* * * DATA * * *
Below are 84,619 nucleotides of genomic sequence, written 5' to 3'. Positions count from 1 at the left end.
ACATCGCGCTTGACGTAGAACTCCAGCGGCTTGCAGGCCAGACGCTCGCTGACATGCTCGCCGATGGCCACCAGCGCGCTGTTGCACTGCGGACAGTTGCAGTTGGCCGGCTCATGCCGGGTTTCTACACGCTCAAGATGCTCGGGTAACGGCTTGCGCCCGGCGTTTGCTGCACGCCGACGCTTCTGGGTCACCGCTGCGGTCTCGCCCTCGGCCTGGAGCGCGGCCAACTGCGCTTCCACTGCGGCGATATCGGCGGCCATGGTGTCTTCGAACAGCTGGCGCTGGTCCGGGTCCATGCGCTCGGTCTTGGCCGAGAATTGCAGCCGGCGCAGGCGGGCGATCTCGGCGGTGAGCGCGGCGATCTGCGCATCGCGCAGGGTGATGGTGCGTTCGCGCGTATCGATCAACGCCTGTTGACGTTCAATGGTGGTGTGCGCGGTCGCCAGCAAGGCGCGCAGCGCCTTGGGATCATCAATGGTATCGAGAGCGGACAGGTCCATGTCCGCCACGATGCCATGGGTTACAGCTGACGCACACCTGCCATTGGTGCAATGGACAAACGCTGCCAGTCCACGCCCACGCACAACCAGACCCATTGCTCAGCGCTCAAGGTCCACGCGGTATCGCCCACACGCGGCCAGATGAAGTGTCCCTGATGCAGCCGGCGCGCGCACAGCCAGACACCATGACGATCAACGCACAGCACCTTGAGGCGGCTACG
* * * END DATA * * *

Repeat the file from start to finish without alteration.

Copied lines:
Below are 84,619 nucleotides of genomic sequence, written 5' to 3'. Positions count from 1 at the left end.
ACATCGCGCTTGACGTAGAACTCCAGCGGCTTGCAGGCCAGACGCTCGCTGACATGCTCGCCGATGGCCACCAGCGCGCTGTTGCACTGCGGACAGTTGCAGTTGGCCGGCTCATGCCGGGTTTCTACACGCTCAAGATGCTCGGGTAACGGCTTGCGCCCGGCGTTTGCTGCACGCCGACGCTTCTGGGTCACCGCTGCGGTCTCGCCCTCGGCCTGGAGCGCGGCCAACTGCGCTTCCACTGCGGCGATATCGGCGGCCATGGTGTCTTCGAACAGCTGGCGCTGGTCCGGGTCCATGCGCTCGGTCTTGGCCGAGAATTGCAGCCGGCGCAGGCGGGCGATCTCGGCGGTGAGCGCGGCGATCTGCGCATCGCGCAGGGTGATGGTGCGTTCGCGCGTATCGATCAACGCCTGTTGACGTTCAATGGTGGTGTGCGCGGTCGCCAGCAAGGCGCGCAGCGCCTTGGGATCATCAATGGTATCGAGAGCGGACAGGTCCATGTCCGCCACGATGCCATGGGTTACAGCTGACGCACACCTGCCATTGGTGCAATGGACAAACGCTGCCAGTCCACGCCCACGCACAACCAGACCCATTGCTCAGCGCTCAAGGTCCACGCGGTATCGCCCACACGCGGCCAGATGAAGTGTCCCTGATGCAGCCGGCGCGCGCACAGCCAGACACCATGACGATCAACGCACAGCACCTTGAGGCGGCTACG